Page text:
What does maestro mean?
Definitions for maestro
This dictionary definitions page includes all the possible meanings, example usage and translations of the word maestro.
an artist of consummate skill
"a master of the violin"; "one of the old masters"
A master in any art, especially in music; a composer or orchestra conductor.
A master in some art, especially a composer or conductor.
Maestro (; from the Italian maestro [maˈestro; maˈɛstro], meaning "master" or "teacher") is an honorific title of respect (plural: maestros or maestri). The term is most commonly used in the context of Western classical music and opera, in line with the ubiquitous use of Italian musical terms.
a master in any art, especially in music; a composer
Etymology: [It., fr. L. magister. See Master.]
Maestro is a title of extreme respect given to a master musician. The term is most commonly used in the context of Western classical music and opera. This is associated with the ubiquitous use of Italian vocabulary for classical music terms. The title of maestro may be bestowed upon composers, performers, impresarios, music directors, conductors and music teachers. In the Italian opera world, the term is not only used for the conductor, but also for musicians who act as répétiteurs and assistant conductors during performances. Even the prompter can be referred to by this title. There are similar concepts in many other cultures of the world; for example, a traditional term of respect for a master of Persian traditional music is the Persian word ostâd.
Chambers 20th Century Dictionary
ma-es′trō, n. a master, esp. an eminent musical composer or conductor. [It.]
Maestro is a socially connected cloud music platform that enables user’s to access and manage their entire music library on-demand from any connected device. With a hybrid client application and cloud-based solution, Maestro solves the consumer pain of ubiquitous remote access to your personal digital media library.Combined with an interactive experience at Maestro.fm, Maestro empowers the user and brings their media library to life, enhancing the personal experience, connecting user’s within the network, driving social discovery, and incorporating a behaviorally targeted marketplace.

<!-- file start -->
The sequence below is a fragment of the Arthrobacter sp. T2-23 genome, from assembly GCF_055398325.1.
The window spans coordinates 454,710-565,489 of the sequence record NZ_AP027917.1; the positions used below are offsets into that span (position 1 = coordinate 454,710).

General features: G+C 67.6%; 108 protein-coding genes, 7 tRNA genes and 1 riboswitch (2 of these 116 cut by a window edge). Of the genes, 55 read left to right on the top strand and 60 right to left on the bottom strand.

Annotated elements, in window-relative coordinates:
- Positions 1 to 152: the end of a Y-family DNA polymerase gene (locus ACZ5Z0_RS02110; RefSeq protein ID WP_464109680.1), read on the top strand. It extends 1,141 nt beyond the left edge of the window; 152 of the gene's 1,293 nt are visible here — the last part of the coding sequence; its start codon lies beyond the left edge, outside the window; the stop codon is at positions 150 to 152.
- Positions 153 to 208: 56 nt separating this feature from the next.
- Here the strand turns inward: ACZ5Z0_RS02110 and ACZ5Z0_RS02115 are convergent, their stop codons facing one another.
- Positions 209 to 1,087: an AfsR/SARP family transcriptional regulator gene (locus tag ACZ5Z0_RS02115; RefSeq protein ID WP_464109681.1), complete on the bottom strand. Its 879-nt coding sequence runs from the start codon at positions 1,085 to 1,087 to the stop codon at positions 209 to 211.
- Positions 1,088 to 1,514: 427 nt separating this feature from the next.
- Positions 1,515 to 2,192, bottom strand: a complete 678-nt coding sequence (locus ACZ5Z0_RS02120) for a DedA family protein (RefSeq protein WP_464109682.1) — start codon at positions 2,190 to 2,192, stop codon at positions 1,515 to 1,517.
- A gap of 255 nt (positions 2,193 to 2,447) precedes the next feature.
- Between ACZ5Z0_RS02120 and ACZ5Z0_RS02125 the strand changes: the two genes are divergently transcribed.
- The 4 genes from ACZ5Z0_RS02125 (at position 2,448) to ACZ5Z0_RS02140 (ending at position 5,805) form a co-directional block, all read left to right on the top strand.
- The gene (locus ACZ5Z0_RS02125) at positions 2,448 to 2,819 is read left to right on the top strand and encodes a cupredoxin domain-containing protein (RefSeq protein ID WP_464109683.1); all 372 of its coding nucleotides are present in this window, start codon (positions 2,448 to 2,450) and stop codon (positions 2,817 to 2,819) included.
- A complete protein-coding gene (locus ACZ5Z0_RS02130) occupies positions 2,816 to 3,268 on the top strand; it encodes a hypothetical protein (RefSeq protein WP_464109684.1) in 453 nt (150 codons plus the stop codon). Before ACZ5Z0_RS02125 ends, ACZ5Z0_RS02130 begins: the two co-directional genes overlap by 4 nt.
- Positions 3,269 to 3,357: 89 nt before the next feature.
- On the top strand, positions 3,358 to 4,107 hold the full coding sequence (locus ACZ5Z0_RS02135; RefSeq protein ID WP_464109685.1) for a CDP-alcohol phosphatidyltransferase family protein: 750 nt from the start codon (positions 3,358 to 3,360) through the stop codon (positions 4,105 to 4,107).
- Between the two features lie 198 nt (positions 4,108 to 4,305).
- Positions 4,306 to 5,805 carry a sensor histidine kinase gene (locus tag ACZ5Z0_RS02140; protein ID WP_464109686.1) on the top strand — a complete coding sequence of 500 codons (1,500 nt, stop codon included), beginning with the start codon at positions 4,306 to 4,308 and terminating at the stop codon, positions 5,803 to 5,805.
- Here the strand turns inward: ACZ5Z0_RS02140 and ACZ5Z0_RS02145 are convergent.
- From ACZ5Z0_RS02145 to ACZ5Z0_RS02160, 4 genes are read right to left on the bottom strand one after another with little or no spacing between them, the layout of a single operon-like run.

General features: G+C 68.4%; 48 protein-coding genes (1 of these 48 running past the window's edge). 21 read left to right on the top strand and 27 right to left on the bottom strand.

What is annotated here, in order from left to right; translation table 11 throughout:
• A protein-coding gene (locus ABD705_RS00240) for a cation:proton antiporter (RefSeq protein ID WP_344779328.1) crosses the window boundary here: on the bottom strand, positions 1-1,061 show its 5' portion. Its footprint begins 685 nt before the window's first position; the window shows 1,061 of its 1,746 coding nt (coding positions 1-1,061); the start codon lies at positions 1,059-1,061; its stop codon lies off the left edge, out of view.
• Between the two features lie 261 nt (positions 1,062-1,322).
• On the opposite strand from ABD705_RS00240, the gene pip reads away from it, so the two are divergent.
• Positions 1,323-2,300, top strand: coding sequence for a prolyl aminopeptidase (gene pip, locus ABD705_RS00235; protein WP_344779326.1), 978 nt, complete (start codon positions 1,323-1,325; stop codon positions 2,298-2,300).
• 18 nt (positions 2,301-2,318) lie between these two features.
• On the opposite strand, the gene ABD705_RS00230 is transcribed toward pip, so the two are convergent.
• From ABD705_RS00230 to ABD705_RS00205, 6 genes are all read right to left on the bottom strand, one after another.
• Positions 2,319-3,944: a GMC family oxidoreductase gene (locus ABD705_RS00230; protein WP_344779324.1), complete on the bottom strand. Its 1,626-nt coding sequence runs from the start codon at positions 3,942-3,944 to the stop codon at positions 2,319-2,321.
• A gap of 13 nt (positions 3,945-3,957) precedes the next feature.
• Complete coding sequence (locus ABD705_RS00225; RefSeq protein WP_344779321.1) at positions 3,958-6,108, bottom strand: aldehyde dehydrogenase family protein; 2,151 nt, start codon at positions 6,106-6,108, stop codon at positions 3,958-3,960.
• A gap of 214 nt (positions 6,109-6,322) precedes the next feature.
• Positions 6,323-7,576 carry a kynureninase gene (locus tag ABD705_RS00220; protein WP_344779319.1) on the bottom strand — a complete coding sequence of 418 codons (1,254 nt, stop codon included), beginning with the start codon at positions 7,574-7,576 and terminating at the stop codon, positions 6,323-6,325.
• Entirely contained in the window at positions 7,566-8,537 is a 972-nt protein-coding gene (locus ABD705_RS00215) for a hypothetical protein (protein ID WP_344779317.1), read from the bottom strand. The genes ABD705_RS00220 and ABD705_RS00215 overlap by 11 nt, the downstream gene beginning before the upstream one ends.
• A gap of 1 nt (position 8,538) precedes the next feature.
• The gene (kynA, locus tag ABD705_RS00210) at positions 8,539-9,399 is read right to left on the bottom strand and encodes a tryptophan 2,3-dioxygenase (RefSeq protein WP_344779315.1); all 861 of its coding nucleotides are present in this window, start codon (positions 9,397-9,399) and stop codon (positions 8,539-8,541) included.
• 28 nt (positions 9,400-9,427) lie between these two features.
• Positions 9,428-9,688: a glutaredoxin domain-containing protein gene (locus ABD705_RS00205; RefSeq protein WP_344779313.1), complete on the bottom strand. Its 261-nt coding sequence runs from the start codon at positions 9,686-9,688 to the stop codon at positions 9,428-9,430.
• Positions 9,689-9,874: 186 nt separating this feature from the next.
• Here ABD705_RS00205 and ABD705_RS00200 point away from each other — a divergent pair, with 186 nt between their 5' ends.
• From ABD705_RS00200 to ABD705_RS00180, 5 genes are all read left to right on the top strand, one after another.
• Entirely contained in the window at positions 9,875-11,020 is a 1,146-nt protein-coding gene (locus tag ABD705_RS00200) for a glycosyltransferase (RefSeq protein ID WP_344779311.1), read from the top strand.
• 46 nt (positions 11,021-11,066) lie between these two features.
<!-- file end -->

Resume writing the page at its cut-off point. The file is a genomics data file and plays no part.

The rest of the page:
Song lyrics by maestro -- Explore a large variety of song lyrics performed by maestro on the Lyrics.com website.
Surnames Frequency by Census Records
According to the U.S. Census Bureau, Maestro is ranked #91981 in terms of the most common surnames in America.
The Maestro surname appeared 200 times in the 2010 census and if you were to sample 100,000 people in the United States, approximately 0 would have the surname Maestro.
57% or 114 total occurrences were of Hispanic origin.
34.5% or 69 total occurrences were White.
8% or 16 total occurrences were Asian.
Anagrams for maestro »
The numerical value of maestro in Chaldean Numerology is: 8
The numerical value of maestro in Pythagorean Numerology is: 1
Examples of maestro in a Sentence
I (listened) to the orchestra with the maestro (Mehta) many times as a child, when I was a student, I learned from the musicians in the orchestra. They were my teachers for chamber music (and) double bass.
[Wachtel] is a natural maestro, he can take a song to further heights than you expected, beyond expectations. I envy him, quite honestly.
He was a friend, creative partner and an older brother to me, the maestro will sorely be missed but it comforts knowing his beautiful style and impactful work he shared with the world will live on.
I’m happy that the people did do that because it fueled an already highly competitive, strong-willed, Maestro of a point guard and basketball player, never want to count out a guy like Chris.
Popularity rank by frequency of use
Translations for maestro
From our Multilingual Translation Dictionary
- فنان قائد فرقة موسيقيةArabic
- profesional, maestro, expertoSpanish
- 巨匠, マエストロJapanese
Get even more translations for maestro »
Find a translation for the maestro definition in other languages:
Select another language:
- - Select -
- 简体中文 (Chinese - Simplified)
- 繁體中文 (Chinese - Traditional)
- Español (Spanish)
- Esperanto (Esperanto)
- 日本語 (Japanese)
- Português (Portuguese)
- Deutsch (German)
- العربية (Arabic)
- Français (French)
- Русский (Russian)
- ಕನ್ನಡ (Kannada)
- 한국어 (Korean)
- עברית (Hebrew)
- Gaeilge (Irish)
- Українська (Ukrainian)
- اردو (Urdu)
- Magyar (Hungarian)
- मानक हिन्दी (Hindi)
- Indonesia (Indonesian)
- Italiano (Italian)
- தமிழ் (Tamil)
- Türkçe (Turkish)
- తెలుగు (Telugu)
- ภาษาไทย (Thai)
- Tiếng Việt (Vietnamese)
- Čeština (Czech)
- Polski (Polish)
- Bahasa Indonesia (Indonesian)
- Românește (Romanian)
- Nederlands (Dutch)
- Ελληνικά (Greek)
- Latinum (Latin)
- Svenska (Swedish)
- Dansk (Danish)
- Suomi (Finnish)
- فارسی (Persian)
- ייִדיש (Yiddish)
- հայերեն (Armenian)
- Norsk (Norwegian)
- English (English)
Word of the Day
Would you like us to send you a FREE new word definition delivered to your inbox daily?
Use the citation below to add this definition to your bibliography:
"maestro." Definitions.net. STANDS4 LLC, 2023. Web. 26 Mar. 2023. <https://www.definitions.net/definition/maestro>.
Discuss these maestro definitions with the community:
We're doing our best to make sure our content is useful, accurate and safe.
If by any chance you spot an inappropriate comment while navigating through our website please use this form to let us know, and we'll take care of it shortly.
You need to be logged in to favorite.